The DUP might be at war with the government in Westminster, but at home, it is fighting a rearguard action on a second front. One of the most striking things about the party’s uncompromising opposition to Theresa May’s withdrawal agreement is the extent to which it has left them isolated in civil society, a fact not lost on the prime minister.
While the DUP is loudly opposed to the withdrawal agreement, Northern Ireland’s business community and farming industry, schmoozed by May at Downing Street this week, take the opposite view. They have urged the DUP to back the deal and have recieved varying degrees of indifference and contempt in return – Sammy Wilson, its Brexit spokesman, derided them as the “puppets of the Northern Ireland Office”.
That sort of fiery rhetoric is more in keeping with how the DUP used to want to be seen – a party of intransigent opposition – rather than how it has marketed itself recently: of the new, proud of and keen to advertise its influence on Whitehall and Westminster and defining itself against its prospective partners at Stormont as a responsible party of government. As its ten MPs prepare to vote down the withdrawal agreement and with it drastically increase the chances of a no-deal Brexit, the tensions and contradictions between those two images of the DUP are obvious.
As that parliamentary moment of truth approaches, the stakes are high and the backlash from civil society is already apparent. So what explains the DUP’s refusal to yield even an inch to the will of the prime minister over whom it holds the whip hand and the businesses whose political interests it makes much of representing?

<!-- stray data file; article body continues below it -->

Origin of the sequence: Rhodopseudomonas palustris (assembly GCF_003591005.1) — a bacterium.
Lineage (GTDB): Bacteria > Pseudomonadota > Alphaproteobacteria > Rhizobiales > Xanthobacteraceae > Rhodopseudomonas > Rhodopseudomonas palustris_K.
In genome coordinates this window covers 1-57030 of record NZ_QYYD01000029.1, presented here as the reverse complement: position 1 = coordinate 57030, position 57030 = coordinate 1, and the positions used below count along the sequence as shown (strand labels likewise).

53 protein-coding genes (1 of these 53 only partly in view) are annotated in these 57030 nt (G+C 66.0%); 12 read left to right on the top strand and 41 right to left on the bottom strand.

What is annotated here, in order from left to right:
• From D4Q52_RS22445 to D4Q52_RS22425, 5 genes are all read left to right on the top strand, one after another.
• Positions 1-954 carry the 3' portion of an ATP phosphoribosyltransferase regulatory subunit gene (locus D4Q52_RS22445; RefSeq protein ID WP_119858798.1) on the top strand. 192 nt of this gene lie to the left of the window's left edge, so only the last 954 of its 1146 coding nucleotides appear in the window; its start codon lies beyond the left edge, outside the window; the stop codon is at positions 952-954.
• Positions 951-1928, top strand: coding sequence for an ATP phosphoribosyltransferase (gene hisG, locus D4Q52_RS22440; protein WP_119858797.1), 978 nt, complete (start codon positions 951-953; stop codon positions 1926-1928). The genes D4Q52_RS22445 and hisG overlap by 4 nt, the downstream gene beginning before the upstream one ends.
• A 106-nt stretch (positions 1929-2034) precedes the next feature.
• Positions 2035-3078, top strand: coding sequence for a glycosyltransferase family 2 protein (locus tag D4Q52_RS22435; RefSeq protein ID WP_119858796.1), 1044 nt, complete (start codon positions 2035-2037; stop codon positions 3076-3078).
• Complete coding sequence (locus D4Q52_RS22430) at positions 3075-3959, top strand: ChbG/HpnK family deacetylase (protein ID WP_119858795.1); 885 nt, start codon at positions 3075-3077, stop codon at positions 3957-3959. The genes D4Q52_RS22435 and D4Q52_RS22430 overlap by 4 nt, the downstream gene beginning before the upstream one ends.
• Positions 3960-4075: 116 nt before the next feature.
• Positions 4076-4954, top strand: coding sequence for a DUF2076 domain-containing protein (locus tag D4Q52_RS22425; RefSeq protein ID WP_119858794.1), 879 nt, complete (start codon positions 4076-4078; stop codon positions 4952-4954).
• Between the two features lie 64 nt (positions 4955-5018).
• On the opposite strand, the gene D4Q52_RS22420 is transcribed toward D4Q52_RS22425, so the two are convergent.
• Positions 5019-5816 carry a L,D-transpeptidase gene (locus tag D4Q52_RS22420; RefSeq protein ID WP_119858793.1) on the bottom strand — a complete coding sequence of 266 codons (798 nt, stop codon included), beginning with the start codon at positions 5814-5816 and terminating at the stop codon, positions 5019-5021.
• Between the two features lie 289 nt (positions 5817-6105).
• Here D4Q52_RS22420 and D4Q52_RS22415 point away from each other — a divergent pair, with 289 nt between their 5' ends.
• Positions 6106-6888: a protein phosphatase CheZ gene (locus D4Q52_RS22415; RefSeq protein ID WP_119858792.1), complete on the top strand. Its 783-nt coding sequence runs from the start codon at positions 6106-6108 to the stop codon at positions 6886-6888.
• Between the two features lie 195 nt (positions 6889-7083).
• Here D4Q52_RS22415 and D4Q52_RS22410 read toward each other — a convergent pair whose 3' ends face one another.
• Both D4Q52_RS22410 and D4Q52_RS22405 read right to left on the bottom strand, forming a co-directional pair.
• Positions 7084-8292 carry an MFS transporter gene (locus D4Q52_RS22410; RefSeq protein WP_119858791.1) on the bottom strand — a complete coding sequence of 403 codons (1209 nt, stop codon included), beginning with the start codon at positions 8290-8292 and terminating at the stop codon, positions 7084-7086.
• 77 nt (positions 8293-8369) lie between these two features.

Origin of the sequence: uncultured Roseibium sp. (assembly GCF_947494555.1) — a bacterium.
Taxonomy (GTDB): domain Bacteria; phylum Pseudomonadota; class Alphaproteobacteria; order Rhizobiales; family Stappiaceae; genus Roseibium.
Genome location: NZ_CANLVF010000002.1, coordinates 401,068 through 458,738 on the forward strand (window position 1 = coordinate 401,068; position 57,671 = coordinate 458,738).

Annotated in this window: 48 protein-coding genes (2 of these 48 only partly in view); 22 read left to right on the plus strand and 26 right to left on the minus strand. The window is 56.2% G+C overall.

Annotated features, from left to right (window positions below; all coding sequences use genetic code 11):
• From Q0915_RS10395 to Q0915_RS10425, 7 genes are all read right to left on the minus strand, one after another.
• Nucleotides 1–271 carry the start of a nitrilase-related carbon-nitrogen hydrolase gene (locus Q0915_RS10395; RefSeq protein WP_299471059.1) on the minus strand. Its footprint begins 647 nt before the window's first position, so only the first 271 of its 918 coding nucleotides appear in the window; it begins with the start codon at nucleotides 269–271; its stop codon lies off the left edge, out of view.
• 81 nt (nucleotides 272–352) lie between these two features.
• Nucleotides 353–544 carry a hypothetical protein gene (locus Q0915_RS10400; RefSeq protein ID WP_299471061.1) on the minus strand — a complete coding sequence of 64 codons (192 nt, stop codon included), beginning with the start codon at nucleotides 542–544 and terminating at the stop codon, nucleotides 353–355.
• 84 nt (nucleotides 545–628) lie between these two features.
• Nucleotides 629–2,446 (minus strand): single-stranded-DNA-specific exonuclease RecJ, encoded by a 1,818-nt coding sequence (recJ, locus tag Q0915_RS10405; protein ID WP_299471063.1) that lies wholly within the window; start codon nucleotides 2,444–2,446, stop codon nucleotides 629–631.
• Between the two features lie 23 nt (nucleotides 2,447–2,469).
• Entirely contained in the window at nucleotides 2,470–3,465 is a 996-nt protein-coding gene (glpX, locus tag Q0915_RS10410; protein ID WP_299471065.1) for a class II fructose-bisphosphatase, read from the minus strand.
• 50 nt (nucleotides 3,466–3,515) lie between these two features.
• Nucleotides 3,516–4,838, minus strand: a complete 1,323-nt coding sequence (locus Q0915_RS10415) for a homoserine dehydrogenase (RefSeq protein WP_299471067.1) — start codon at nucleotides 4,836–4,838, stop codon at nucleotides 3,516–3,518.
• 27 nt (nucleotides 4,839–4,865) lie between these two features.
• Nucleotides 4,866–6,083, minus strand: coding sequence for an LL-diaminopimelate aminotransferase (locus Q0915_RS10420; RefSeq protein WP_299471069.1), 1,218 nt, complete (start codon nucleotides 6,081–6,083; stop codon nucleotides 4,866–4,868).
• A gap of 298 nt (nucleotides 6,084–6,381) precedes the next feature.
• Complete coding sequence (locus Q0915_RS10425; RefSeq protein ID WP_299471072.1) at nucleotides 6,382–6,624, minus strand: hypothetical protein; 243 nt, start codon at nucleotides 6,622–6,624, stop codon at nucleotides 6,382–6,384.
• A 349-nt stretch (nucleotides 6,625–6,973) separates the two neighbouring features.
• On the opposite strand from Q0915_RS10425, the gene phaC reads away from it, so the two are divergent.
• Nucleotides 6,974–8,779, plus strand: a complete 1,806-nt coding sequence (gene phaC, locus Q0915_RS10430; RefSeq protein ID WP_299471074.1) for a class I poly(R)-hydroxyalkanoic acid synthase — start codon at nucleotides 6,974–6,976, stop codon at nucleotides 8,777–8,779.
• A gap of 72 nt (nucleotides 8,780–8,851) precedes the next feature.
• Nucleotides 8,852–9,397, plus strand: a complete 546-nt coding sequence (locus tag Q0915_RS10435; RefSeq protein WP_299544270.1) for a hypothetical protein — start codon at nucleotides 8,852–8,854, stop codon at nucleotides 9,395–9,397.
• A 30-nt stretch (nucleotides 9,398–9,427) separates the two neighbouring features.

The answer lies in the result of the most significant electoral event of the Article 50 process. There is obviously a strong case that last year’s general election deserves that mantle – the hung parliament that resulted is the reason why the Westminster press pack is spending its Saturday in a hotel in suburban Belfast – but arguably it ought to go to one in which only 2,873 votes were cast: last month’s by-election to the Carrick Castle ward on Mid and East Antrim Borough Council, which the DUP won at a canter on an increased vote share.
Parochial maybe, but as the old saw goes, all politics is local. The victor, Peter Johnson, introduced Arlene Foster and got a mention at the very top of her speech.
“We’re fortunate to have Mr Johnson with us this afternoon. He has strong electoral appeal, possesses youth and energy and has a big political future. Not you, Boris, but Councillor Peter Johnson, our newly elected representative in Carrickfergus.
“Let me again congratulate Peter and the East Antrim team on the by-election victory. We were all delighted when Peter gained an extra seat for the party taking what had been an independent seat and pushing the DUP vote share in the area up by 11%, with a 40% first preference advantage over the nearest rival candidate.”
As far as the DUP leadership is concerned, that result – which came at the height of negative publicity over the party’s role in the Renewable Heat Incentive scandal that collapsed the last Stormont executive and well after it became clear that it would oppose the sort of deal Theresa May was seeking – is confirmation that it is completely hegemonic as an electoral force within the unionist community, with no plausible challenger to its dominance. Nigel Dodds acknowledged this explicitly in his speech: “Other unionist politics may be opportunist and short term, but I have no doubt where most grassroots unionists stand.”
That it has not paid any electoral price for its absolutism explains why the DUP will not budge on Brexit or the backstop, and if anything incentivises intransigence in the immediate term. At present, they only stand to benefit. Separate to this, of course, is the question of whether this strategy is necessarily wise or far-sighted as far as its ultimate strategic interest – securing Northern Ireland’s place in the United Kingdom – goes. But the fundamental lesson from that by-election result – and this conference – is that, as long as Brexit is a live issue, the party’s MPs are not for turning on the backstop and nor do they need to be.